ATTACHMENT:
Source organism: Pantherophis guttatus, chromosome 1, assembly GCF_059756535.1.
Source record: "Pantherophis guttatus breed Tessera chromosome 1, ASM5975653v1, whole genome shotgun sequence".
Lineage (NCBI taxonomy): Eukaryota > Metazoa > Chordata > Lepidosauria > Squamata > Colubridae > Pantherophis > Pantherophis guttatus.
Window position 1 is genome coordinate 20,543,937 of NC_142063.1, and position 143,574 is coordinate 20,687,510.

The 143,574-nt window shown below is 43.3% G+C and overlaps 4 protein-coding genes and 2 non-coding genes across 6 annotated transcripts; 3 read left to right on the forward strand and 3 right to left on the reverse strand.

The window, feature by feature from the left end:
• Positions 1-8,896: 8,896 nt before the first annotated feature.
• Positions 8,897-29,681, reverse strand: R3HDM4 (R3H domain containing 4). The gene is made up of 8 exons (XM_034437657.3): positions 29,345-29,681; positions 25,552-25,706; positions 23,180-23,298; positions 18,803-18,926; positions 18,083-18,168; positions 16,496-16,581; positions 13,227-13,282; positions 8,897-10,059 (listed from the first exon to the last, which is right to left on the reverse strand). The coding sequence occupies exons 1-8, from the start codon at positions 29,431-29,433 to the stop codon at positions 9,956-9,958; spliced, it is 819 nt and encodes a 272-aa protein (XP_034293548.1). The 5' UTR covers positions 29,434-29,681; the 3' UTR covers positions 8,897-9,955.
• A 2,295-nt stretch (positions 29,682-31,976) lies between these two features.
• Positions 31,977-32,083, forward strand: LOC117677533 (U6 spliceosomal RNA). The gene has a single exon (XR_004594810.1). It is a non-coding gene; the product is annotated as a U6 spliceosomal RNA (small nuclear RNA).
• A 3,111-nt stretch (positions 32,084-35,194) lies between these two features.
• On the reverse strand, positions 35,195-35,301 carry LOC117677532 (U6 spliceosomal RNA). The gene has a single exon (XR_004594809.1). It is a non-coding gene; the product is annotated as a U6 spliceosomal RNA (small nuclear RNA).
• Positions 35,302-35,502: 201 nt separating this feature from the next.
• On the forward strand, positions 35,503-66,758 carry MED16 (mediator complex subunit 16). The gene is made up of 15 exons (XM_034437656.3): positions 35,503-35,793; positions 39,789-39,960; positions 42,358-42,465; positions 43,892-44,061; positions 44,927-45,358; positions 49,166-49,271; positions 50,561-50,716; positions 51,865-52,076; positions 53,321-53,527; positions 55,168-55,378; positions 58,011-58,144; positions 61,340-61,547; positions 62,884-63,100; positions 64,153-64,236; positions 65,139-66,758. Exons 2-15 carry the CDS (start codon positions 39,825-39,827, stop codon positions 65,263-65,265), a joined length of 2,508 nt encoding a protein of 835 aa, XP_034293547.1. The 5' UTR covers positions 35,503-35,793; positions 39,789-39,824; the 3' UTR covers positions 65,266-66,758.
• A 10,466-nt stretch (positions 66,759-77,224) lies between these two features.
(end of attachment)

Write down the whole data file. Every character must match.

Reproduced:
Source organism: Pantherophis guttatus, chromosome 1, assembly GCF_059756535.1.
Source record: "Pantherophis guttatus breed Tessera chromosome 1, ASM5975653v1, whole genome shotgun sequence".
Lineage (NCBI taxonomy): Eukaryota > Metazoa > Chordata > Lepidosauria > Squamata > Colubridae > Pantherophis > Pantherophis guttatus.
Window position 1 is genome coordinate 20,543,937 of NC_142063.1, and position 143,574 is coordinate 20,687,510.

The 143,574-nt window shown below is 43.3% G+C and overlaps 4 protein-coding genes and 2 non-coding genes across 6 annotated transcripts; 3 read left to right on the forward strand and 3 right to left on the reverse strand.

The window, feature by feature from the left end:
• Positions 1-8,896: 8,896 nt before the first annotated feature.
• Positions 8,897-29,681, reverse strand: R3HDM4 (R3H domain containing 4). The gene is made up of 8 exons (XM_034437657.3): positions 29,345-29,681; positions 25,552-25,706; positions 23,180-23,298; positions 18,803-18,926; positions 18,083-18,168; positions 16,496-16,581; positions 13,227-13,282; positions 8,897-10,059 (listed from the first exon to the last, which is right to left on the reverse strand). The coding sequence occupies exons 1-8, from the start codon at positions 29,431-29,433 to the stop codon at positions 9,956-9,958; spliced, it is 819 nt and encodes a 272-aa protein (XP_034293548.1). The 5' UTR covers positions 29,434-29,681; the 3' UTR covers positions 8,897-9,955.
• A 2,295-nt stretch (positions 29,682-31,976) lies between these two features.
• Positions 31,977-32,083, forward strand: LOC117677533 (U6 spliceosomal RNA). The gene has a single exon (XR_004594810.1). It is a non-coding gene; the product is annotated as a U6 spliceosomal RNA (small nuclear RNA).
• A 3,111-nt stretch (positions 32,084-35,194) lies between these two features.
• On the reverse strand, positions 35,195-35,301 carry LOC117677532 (U6 spliceosomal RNA). The gene has a single exon (XR_004594809.1). It is a non-coding gene; the product is annotated as a U6 spliceosomal RNA (small nuclear RNA).
• Positions 35,302-35,502: 201 nt separating this feature from the next.
• On the forward strand, positions 35,503-66,758 carry MED16 (mediator complex subunit 16). The gene is made up of 15 exons (XM_034437656.3): positions 35,503-35,793; positions 39,789-39,960; positions 42,358-42,465; positions 43,892-44,061; positions 44,927-45,358; positions 49,166-49,271; positions 50,561-50,716; positions 51,865-52,076; positions 53,321-53,527; positions 55,168-55,378; positions 58,011-58,144; positions 61,340-61,547; positions 62,884-63,100; positions 64,153-64,236; positions 65,139-66,758. Exons 2-15 carry the CDS (start codon positions 39,825-39,827, stop codon positions 65,263-65,265), a joined length of 2,508 nt encoding a protein of 835 aa, XP_034293547.1. The 5' UTR covers positions 35,503-35,793; positions 39,789-39,824; the 3' UTR covers positions 65,266-66,758.
• A 10,466-nt stretch (positions 66,759-77,224) lies between these two features.